Tuesday, September 29, 2009

Life on the Marshes

Life on the Marsh

                                                                                                                                                                Sydney M. Williams
                                                                                                                                                                September 29, 2009

“Poets who know no better rhapsodize about the peace
of nature, but a well-populated marsh is a cacophony.”
                                                                                                                                      Bern Keating (1915-2004)
                                                                                                                                      Writer and Photographer

Across the Connecticut River from our house, clearly visible with binoculars, is the sign identifying the Old Saybrook restaurant “Dock & Dine.” Directly in front of us, on the tidal flats of the Duck River, we have our own “Fly in and Feast.” Seagulls, Egrets, and Herons on spindly legs, eyes sharp and beaks at the ready, walk delicately across the mud looking for mollusks and invertebrates, newly revealed with the ebb tide.

A salt water marsh is abundant in life and abounds in the sustenance necessary for its inhabitants. It is an ‘eat or be eaten’ world. Fiddler and Blue Crabs, snacking on invertebrates and mollusks, sidle through the muck, wary less they become breakfast for a hungry gull. This symbiotic way of life is ever-present. Muskrats slither from their embankment homes hoping to snag a fish – a fish that was not supper for an Osprey the evening before.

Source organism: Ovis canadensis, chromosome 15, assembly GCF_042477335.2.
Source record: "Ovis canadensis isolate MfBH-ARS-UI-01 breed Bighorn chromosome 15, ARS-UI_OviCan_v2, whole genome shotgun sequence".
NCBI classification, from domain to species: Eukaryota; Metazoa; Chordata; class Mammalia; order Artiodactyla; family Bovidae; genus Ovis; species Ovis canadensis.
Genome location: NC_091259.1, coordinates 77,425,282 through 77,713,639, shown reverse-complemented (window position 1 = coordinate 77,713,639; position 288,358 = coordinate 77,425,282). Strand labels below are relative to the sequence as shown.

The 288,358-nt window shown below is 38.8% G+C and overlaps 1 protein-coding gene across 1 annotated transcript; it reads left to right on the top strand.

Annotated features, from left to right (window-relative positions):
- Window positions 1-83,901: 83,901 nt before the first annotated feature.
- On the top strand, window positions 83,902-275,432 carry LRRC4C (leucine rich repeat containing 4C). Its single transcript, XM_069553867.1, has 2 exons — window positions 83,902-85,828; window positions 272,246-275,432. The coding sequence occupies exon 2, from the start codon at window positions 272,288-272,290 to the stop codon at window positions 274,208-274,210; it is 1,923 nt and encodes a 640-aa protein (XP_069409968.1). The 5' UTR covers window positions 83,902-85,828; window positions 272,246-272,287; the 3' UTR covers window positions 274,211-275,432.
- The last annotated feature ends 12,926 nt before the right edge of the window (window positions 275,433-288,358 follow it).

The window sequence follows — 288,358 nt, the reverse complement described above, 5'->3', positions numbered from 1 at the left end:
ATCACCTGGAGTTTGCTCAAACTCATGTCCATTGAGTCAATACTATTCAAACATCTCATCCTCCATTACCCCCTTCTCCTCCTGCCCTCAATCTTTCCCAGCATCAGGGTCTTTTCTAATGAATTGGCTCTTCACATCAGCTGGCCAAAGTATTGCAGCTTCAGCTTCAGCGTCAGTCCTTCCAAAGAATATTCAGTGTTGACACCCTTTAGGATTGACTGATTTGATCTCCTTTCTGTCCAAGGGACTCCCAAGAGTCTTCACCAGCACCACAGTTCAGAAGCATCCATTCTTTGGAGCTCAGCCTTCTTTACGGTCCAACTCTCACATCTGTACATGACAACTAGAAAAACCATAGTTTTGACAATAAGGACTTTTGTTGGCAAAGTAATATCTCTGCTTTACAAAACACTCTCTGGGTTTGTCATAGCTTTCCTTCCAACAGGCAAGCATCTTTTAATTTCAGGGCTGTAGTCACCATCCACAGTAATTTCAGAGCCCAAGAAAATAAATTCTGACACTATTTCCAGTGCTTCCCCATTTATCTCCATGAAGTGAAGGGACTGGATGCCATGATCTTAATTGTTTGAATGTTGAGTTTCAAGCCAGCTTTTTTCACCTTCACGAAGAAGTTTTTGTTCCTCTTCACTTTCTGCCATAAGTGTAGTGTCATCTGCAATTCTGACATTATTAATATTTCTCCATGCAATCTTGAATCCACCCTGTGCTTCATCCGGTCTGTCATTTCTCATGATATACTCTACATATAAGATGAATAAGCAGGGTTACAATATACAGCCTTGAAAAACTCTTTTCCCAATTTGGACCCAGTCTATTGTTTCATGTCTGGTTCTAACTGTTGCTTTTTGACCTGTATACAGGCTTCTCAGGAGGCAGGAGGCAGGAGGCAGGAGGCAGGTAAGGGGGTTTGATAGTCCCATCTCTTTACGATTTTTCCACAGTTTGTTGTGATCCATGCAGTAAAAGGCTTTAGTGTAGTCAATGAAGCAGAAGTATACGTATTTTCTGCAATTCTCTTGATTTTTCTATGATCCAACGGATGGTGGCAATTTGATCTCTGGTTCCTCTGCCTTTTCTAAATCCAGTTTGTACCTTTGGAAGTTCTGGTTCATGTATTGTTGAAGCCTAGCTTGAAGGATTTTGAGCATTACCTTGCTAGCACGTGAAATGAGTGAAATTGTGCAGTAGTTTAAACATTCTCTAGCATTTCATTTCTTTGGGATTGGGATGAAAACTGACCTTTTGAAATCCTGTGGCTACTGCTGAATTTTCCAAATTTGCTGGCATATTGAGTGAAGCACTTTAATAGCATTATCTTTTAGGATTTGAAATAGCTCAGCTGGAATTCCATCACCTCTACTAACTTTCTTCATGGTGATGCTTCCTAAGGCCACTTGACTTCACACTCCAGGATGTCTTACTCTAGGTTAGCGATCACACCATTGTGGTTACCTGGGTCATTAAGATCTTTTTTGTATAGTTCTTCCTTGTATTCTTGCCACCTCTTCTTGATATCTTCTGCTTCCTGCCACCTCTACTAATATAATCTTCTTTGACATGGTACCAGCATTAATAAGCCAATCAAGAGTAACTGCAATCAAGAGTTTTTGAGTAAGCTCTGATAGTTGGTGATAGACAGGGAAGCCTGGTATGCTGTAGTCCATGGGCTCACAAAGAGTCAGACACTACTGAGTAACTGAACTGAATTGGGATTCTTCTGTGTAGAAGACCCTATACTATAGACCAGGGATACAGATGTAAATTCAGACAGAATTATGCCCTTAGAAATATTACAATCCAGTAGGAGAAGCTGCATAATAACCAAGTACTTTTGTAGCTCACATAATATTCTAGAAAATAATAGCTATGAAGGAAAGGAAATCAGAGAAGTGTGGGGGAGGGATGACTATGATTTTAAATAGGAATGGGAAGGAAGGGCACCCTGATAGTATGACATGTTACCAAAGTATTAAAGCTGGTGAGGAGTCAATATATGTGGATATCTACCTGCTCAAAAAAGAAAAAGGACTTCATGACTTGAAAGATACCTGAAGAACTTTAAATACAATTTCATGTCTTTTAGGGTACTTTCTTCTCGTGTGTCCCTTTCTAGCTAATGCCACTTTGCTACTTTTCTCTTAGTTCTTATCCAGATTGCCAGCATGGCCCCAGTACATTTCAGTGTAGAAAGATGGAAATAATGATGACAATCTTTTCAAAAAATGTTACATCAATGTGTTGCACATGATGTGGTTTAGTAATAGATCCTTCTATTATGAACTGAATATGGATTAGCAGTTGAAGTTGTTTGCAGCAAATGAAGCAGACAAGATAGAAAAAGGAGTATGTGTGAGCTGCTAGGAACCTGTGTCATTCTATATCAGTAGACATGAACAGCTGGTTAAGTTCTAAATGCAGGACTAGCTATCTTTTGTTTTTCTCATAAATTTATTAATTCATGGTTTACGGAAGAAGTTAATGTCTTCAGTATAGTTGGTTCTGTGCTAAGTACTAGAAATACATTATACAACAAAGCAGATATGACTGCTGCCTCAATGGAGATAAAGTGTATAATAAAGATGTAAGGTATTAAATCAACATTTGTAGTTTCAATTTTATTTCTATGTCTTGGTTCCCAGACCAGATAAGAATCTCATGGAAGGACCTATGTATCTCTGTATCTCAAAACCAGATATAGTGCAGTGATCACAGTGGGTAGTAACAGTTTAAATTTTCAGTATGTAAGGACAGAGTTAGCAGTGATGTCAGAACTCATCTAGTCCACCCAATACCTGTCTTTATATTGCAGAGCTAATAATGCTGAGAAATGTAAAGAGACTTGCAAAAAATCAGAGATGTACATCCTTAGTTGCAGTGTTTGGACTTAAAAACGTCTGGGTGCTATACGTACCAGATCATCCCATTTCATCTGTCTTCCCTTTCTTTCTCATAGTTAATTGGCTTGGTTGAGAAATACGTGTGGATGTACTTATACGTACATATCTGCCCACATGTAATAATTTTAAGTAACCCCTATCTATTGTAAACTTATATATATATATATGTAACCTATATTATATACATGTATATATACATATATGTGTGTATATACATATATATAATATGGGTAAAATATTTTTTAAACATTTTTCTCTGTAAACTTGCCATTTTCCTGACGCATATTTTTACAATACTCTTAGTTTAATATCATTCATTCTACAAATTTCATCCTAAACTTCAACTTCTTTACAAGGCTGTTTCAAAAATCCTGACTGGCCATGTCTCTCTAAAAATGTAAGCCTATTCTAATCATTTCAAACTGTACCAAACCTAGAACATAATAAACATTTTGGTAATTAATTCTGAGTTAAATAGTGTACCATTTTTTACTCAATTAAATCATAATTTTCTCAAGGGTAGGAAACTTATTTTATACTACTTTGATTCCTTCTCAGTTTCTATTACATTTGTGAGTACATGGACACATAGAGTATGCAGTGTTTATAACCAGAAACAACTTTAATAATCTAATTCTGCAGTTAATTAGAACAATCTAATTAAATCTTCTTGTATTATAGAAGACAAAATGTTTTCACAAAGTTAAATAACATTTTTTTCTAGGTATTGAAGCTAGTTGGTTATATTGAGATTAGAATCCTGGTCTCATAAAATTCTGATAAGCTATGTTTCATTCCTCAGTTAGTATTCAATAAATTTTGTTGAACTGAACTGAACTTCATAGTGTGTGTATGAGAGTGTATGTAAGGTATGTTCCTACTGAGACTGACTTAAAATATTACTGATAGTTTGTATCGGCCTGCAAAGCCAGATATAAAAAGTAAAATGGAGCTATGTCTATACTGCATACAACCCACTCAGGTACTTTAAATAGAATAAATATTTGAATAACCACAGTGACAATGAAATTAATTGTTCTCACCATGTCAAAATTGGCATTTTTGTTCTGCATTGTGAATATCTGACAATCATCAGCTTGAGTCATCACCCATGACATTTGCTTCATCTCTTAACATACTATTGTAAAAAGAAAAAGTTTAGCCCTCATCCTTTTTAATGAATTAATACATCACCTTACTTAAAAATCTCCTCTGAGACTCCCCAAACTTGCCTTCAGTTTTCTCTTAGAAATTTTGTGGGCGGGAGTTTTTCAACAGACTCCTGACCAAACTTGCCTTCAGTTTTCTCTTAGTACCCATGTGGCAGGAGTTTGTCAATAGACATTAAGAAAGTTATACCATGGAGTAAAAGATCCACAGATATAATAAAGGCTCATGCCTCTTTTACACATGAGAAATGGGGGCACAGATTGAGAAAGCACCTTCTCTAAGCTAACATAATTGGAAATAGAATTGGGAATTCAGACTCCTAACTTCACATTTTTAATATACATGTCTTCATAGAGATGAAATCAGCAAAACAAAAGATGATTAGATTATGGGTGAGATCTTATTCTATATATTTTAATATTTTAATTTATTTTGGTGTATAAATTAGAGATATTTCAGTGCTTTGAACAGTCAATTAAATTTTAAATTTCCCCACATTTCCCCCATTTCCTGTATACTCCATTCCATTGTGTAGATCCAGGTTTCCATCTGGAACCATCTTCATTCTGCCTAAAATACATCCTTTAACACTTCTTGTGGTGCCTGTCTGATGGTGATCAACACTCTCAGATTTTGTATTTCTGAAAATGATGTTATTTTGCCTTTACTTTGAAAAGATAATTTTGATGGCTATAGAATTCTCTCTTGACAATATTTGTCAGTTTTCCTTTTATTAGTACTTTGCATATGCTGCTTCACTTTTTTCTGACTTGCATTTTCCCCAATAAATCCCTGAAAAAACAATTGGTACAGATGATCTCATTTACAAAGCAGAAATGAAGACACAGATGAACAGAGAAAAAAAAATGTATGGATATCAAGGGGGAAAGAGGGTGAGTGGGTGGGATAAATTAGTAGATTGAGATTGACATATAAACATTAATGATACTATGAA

The name of the river is derived from the Algonquin word, Quinetucket, which means a long, tidal river. It rises 407 miles north of where it empties into Long Island Sound, just above Moose Head Dam on the New Hampshire-Canada border. It starts as not much more than a stream; at its estuary it separates Old Lyme from Old Saybrook by two miles. The river serves as a migratory corridor for Canadian Geese, Great Horned Owls, American Black Ducks, Mallards, Great Blue Herons and Great White Egrets among others. As winter descends and the northern reaches of the river ice over, American Bald Eagles can be sighted as far south as Old Lyme. In the spring, as the earth warms, Ospreys return to fledge their young, nesting on man-made posts.

According to science writer, Beva Nall-Langdon, brackish tidal marsh productivity can approach that of most high-yielding croplands – up to ten tons per acre per year, though three to six tons are more common. Mr. Nall-Langdon writes: “This abundant biomass decays each year, resulting in large quantities of detritus.” This detritus provides a food source from mollusks and fish to much of the bird life.